The U.S.-China trade salvo continued after the weekend with China retaliating for the planned September 1 U.S. tariffs on $300 billion in Chinese goods. China devalued its currency, with the Yuan falling to its lowest value in 11 years relative to the U.S. dollar. China’s state media announced that Chinese-related companies have discontinued purchases of U.S. agricultural goods. The S&P 500, a proxy for large U.S. stocks, lost nearly 3% on Monday after dropping 3% last week, its worst one-day drop since February 2018. The technology sector took the brunt of the losses as markets continued to price in the impact of potential U.S. tariffs and the potential escalation of punitive measures. Investors sought safe havens in major foreign currencies, such as the Euro and the Japanese Yen, high quality U.S. Treasuries and gold. The 10-year U.S. Treasury rate fell to 1.74%, its lowest level since November 2016, and gold prices rallied another 1.5%. The trade war’s back-and-forth will likely keep risky global assets under pressure until the conflict moderates and there is little sign of further escalation.
In addition to trade policy uncertainty, we remain concerned with the softening pace of domestic and non-U.S. economic growth. Trade uncertainties are likely amplifying these growth issues. At the current expected pace of interest rate cuts, easier global monetary policy is likely insufficient to arrest slowing global growth. The decline in stock prices is narrowing the “wedge” we have seen between prices, which have largely moved up except for the last three trading sessions, and economic fundamentals, which remain more challenged and have been for several quarters, albeit from a strong base. While we remain concerned about deterioration in growth and we believe recession risks are rising, our view is that the solid level of consumer health should be sufficient to avoid recession. Consumer confidence remains strong, consumer debt levels are in line and the labor market remains strong.
Our modestly positive economic view implies the current environment may be a potential investment opportunity rather than a risk to be eliminated. At this point, we do not anticipate cycle-ending economic weakness to emerge, but we do expect more market volatility given concerns about both trade policy and monetary policy. We are maintaining our current balanced risk assessment between stocks and bonds. However, we are readying investment opportunities should the scales tip out of balance to indicate attractive entry points into certain asset classes and strategies.
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Based on our strategic approach to creating diversified portfolios, guidelines are in place concerning the construction of portfolios and how investments should be allocated to specific asset classes based on client goals, objectives and tolerance for risk. Not all recommended asset classes will be suitable for every portfolio. Diversification and asset allocation do not guarantee returns or protect against losses.
Past performance is no guarantee of future results. Diversification and asset allocation do not guarantee returns or protect against losses. All performance data, while obtained from sources deemed to be reliable, are not guaranteed for accuracy. Indexes shown are unmanaged and are not available for direct investment. The S&P 500 Index consists of 500 widely traded stocks that are considered to represent the performance of the U.S. stock market in general.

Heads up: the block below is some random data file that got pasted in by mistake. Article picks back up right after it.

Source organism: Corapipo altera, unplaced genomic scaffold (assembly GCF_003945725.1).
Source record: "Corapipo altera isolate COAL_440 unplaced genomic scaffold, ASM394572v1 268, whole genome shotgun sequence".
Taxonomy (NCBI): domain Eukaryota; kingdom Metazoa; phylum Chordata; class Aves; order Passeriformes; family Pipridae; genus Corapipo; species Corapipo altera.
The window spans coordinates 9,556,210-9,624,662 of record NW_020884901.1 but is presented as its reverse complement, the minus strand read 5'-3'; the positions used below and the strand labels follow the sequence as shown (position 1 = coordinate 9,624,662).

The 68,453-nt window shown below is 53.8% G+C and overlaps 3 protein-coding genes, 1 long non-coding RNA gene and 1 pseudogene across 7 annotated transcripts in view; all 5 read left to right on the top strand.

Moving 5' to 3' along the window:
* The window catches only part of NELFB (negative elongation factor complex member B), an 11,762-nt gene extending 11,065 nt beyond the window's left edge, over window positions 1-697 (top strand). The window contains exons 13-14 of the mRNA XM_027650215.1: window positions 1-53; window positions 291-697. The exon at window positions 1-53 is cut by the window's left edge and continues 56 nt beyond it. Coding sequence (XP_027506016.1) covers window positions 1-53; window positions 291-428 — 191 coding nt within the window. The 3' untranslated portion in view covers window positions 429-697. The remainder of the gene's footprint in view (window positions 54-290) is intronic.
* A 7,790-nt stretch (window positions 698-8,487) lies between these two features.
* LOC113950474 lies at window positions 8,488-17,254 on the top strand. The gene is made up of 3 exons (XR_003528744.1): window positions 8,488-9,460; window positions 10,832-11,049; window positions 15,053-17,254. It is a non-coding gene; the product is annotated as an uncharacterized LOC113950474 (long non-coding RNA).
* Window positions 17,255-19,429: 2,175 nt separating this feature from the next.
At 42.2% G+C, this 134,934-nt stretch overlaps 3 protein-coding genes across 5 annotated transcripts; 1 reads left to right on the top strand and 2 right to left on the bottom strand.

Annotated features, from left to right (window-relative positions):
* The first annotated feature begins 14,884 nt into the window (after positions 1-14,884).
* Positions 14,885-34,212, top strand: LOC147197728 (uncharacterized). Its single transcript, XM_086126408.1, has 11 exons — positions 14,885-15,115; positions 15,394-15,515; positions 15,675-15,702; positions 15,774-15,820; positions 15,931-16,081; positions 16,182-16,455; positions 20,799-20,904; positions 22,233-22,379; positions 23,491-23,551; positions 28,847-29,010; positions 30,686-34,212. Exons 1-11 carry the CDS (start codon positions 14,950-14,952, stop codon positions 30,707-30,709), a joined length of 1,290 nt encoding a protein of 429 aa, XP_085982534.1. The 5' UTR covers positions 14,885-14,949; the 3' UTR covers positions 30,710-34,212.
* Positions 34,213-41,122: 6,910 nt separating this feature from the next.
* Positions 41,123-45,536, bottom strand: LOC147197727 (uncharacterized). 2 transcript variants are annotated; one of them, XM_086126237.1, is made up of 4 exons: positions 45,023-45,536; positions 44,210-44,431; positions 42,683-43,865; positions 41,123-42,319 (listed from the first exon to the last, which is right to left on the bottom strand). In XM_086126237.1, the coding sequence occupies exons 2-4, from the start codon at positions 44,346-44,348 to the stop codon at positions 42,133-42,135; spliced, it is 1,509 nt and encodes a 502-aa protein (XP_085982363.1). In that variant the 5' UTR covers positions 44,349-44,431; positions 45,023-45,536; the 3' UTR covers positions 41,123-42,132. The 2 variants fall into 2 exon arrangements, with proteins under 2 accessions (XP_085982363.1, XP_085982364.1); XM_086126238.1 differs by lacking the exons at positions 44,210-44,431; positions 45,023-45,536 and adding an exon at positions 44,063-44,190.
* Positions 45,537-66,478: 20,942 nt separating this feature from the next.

Equity securities are subject to stock market fluctuations that occur in response to economic and business developments. International investing involves special risks, including foreign taxation, currency risks, risks associated with possible differences in financial standards and other risks associated with future political and economic developments. Investing in emerging markets may involve greater risks than investing in more developed countries. In addition, concentration of investments in a single region may result in greater volatility. Investing in fixed income securities are subject to various risks, including changes in interest rates, credit quality, market valuations, liquidity, prepayments, early redemption, corporate events, tax ramifications and other factors. Investment in debt securities typically decrease in value when interest rates rise. This risk is usually greater for longer-term debt securities. Investments in lower-rated and non-rated securities present a greater risk of loss to principal and interest than higher-rated securities. Investments in high yield bonds offer the potential for high current income and attractive total return, but involve certain risks. Changes in economic conditions or other circumstances may adversely affect a bond issuer's ability to make principal and interest payments. The municipal bond market is volatile and can be significantly affected by adverse tax, legislative or political changes and the financial condition of the issues of municipal securities. Interest rate increases can cause the price of a bond to decrease. Income on municipal bonds is free from federal taxes, but may be subject to the federal alternative minimum tax (AMT), state and local taxes. There are special risks associated with investments in real assets such as commodities and real estate securities. For commodities, risks may include market price fluctuations, regulatory changes, interest rate changes, credit risk, economic changes and the impact of adverse political or financial factors. Investments in real estate securities can be subject to fluctuations in the value of the underlying properties, the effect of economic conditions on real estate values, changes in interest rates and risks related to renting properties (such as rental defaults).
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